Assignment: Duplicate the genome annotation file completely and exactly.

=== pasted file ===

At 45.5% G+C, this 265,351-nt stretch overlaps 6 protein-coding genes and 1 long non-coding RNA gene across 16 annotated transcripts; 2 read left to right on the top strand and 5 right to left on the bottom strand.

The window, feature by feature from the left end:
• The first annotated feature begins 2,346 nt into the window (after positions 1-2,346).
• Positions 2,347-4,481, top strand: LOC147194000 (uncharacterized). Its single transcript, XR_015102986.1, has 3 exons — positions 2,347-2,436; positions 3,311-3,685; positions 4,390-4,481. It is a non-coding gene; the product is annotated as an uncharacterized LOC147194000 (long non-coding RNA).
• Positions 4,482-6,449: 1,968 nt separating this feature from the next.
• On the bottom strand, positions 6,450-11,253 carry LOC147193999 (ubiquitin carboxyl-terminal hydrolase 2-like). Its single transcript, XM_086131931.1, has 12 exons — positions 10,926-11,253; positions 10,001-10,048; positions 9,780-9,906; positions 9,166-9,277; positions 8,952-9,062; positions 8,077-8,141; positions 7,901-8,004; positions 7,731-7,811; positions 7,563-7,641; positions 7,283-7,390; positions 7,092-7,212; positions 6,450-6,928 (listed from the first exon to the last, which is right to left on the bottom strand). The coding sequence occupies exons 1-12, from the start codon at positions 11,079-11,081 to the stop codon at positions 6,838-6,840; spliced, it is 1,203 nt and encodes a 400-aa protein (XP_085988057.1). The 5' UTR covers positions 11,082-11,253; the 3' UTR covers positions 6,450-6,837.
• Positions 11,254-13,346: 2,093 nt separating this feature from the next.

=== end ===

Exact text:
At 45.5% G+C, this 265,351-nt stretch overlaps 6 protein-coding genes and 1 long non-coding RNA gene across 16 annotated transcripts; 2 read left to right on the top strand and 5 right to left on the bottom strand.

The window, feature by feature from the left end:
• The first annotated feature begins 2,346 nt into the window (after positions 1-2,346).
• Positions 2,347-4,481, top strand: LOC147194000 (uncharacterized). Its single transcript, XR_015102986.1, has 3 exons — positions 2,347-2,436; positions 3,311-3,685; positions 4,390-4,481. It is a non-coding gene; the product is annotated as an uncharacterized LOC147194000 (long non-coding RNA).
• Positions 4,482-6,449: 1,968 nt separating this feature from the next.
• On the bottom strand, positions 6,450-11,253 carry LOC147193999 (ubiquitin carboxyl-terminal hydrolase 2-like). Its single transcript, XM_086131931.1, has 12 exons — positions 10,926-11,253; positions 10,001-10,048; positions 9,780-9,906; positions 9,166-9,277; positions 8,952-9,062; positions 8,077-8,141; positions 7,901-8,004; positions 7,731-7,811; positions 7,563-7,641; positions 7,283-7,390; positions 7,092-7,212; positions 6,450-6,928 (listed from the first exon to the last, which is right to left on the bottom strand). The coding sequence occupies exons 1-12, from the start codon at positions 11,079-11,081 to the stop codon at positions 6,838-6,840; spliced, it is 1,203 nt and encodes a 400-aa protein (XP_085988057.1). The 5' UTR covers positions 11,082-11,253; the 3' UTR covers positions 6,450-6,837.
• Positions 11,254-13,346: 2,093 nt separating this feature from the next.